If it is instead determined in block 510 that the received message is an incoming node communication for one of the managed computing nodes from an external computing node, the routine continues to block 565 to identify the physical substrate network addresses for the sending and destination computing nodes from the communication header. After block 565, the routine continues to block 570 to optionally verify that the incoming communication is valid in one or more ways. For example, the routine may determine whether the physical substrate network address for the sending communication node is actually mapped to a computing node that corresponds to the source physical substrate network address location, such as based on interactions with a system manager module and/or based on other information previously obtained and stored by the routine. In addition, the routine may determine whether the physical substrate network address for the destination communication node corresponds to an actual managed computing node. While not illustrated here, if an incoming communication is determined to not be valid, the routine may take various actions not shown, such as to generate one or more errors and perform associated processing and/or drop the incoming communication without forwarding it to the indicated destination node. For example, if the incoming communication indicates a destination network address that does not correspond to a current managed computing node, the routine may drop the incoming communication and/or initiate an error message, although in some embodiments such error messages are not sent to the sending computing node, or other actions may be taken to support forwarding communications to a moved computing node that was previously supported by the routine.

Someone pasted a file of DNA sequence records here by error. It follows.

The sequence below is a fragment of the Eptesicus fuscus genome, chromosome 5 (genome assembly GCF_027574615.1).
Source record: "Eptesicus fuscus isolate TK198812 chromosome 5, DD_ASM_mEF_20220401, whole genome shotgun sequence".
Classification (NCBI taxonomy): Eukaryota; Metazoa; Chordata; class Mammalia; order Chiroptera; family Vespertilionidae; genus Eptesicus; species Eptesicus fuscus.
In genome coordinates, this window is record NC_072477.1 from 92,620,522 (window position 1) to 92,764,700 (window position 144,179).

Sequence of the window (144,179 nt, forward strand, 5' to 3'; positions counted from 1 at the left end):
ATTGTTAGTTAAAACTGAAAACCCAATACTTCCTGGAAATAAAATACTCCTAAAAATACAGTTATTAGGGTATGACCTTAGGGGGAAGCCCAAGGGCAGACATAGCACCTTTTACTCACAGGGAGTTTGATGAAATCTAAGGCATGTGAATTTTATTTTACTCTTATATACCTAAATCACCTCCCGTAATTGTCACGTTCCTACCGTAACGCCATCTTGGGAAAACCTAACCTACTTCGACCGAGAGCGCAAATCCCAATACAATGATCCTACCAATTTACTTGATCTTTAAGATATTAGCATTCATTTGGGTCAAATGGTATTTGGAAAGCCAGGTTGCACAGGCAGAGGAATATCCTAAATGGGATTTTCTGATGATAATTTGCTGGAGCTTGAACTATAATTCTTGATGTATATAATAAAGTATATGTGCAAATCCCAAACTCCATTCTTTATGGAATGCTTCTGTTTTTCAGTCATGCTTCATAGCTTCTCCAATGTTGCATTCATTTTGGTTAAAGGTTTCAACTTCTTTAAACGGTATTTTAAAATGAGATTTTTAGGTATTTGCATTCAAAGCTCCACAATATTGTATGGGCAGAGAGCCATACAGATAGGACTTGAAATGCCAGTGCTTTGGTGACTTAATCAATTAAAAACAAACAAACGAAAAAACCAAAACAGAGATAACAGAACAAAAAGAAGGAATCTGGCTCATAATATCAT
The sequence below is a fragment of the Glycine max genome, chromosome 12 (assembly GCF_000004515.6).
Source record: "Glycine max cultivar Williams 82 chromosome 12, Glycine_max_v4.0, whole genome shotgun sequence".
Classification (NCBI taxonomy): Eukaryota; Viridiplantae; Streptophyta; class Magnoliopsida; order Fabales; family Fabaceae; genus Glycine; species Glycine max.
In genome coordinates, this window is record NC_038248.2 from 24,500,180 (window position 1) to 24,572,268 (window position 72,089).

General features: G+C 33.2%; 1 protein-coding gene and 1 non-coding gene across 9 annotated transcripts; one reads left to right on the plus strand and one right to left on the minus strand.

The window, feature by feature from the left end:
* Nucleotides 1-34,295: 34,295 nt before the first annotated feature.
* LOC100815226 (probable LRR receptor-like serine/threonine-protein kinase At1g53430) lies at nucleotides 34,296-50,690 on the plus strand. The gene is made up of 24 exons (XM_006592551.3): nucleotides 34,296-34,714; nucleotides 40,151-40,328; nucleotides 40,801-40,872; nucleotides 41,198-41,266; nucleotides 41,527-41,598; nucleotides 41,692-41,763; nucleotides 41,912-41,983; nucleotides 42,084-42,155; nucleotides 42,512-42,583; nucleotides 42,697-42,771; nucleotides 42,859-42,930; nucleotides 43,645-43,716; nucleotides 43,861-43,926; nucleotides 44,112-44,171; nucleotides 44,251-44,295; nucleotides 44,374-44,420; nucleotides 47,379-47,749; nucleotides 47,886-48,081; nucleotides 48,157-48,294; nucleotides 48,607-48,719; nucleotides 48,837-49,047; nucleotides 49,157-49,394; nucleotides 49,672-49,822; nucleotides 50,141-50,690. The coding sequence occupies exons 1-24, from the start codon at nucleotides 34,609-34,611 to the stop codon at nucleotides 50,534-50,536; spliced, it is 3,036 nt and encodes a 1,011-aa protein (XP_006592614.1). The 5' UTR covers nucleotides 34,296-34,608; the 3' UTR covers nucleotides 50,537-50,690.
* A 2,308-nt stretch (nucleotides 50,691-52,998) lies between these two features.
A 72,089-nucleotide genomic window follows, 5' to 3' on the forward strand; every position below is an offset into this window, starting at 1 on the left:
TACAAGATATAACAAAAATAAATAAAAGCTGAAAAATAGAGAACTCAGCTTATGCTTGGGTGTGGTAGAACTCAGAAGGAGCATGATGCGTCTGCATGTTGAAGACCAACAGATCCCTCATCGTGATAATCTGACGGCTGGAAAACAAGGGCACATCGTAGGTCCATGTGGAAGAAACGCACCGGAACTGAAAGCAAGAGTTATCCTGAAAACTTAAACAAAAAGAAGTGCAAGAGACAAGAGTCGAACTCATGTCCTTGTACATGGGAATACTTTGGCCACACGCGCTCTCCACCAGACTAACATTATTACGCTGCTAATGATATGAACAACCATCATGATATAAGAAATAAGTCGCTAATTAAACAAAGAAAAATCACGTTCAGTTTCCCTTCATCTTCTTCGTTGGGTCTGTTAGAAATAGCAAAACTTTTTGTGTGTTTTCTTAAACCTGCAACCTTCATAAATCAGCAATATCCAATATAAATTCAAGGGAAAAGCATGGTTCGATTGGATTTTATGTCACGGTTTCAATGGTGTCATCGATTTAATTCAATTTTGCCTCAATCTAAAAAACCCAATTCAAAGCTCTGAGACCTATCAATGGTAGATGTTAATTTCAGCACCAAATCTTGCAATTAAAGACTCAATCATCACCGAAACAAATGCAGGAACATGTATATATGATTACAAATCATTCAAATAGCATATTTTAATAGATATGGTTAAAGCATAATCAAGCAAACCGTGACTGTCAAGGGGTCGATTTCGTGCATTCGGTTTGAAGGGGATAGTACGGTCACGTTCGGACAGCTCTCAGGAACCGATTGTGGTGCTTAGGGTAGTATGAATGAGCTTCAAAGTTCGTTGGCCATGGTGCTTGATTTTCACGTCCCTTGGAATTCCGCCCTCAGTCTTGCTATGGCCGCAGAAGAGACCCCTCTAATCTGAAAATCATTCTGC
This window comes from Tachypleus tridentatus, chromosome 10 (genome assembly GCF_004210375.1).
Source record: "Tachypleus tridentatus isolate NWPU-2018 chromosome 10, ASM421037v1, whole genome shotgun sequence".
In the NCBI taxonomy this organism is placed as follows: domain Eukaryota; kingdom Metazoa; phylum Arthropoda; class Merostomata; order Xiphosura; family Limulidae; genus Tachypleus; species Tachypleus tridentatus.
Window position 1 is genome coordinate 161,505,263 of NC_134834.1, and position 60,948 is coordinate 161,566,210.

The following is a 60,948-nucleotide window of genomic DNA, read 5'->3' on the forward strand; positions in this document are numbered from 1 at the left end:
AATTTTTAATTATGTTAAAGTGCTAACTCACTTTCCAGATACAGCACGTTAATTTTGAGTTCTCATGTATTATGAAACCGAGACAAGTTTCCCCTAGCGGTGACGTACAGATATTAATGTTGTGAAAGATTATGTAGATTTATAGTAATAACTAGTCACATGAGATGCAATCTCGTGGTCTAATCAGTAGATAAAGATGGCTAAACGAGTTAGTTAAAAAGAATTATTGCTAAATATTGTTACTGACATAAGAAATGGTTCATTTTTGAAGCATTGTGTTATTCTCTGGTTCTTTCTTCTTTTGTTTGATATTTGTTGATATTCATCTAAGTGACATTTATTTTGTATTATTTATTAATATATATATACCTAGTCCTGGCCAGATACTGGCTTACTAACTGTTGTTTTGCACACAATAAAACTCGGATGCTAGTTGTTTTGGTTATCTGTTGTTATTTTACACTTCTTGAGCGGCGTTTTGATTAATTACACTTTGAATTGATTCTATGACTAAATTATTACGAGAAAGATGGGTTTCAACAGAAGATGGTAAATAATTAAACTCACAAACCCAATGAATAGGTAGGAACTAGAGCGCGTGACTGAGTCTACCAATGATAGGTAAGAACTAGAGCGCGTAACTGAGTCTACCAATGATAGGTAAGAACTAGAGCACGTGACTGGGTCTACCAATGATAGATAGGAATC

In the illustrated embodiment, after block 570, the routine continues to block 575 to retrieve the hardware address and the virtual network address that are mapped to the physical destination substrate network address, and to rewrite the communication header for the virtual computer network so that it appears to be sent to a computing node with that virtual network address and hardware address. For example, in some embodiments the destination virtual network address may be obtained from the destination physical substrate network address itself, such as from a subset of the bits of the destination physical substrate network address. In addition, the destination hardware address may have previously been mapped to the physical destination substrate network address, such as previously discussed with respect to block 525. In situations in which such prior mapping has not occurred, the routine may instead perform blocks 515-525 to obtain such information. The routine may similarly rewrite the communication header for the virtual computer network so that it appears to be sent from a computing node with a source virtual network address and source hardware address corresponding to the sending computing node. Furthermore, in at least some embodiments, the routine in block 575 may further perform other modifications to the incoming communication that correspond to providing logical networking functionality to emulate the actions and functionality that would be performed by one or more logical networking devices that would have been used to forward the communication to the destination computing node in accordance with the configured network topology for the virtual computer network. After block 575, the routine continues to block 580 to facilitate providing of the modified incoming communication to the destination computing node, such as by initiating forwarding of the modified incoming communication to the destination node.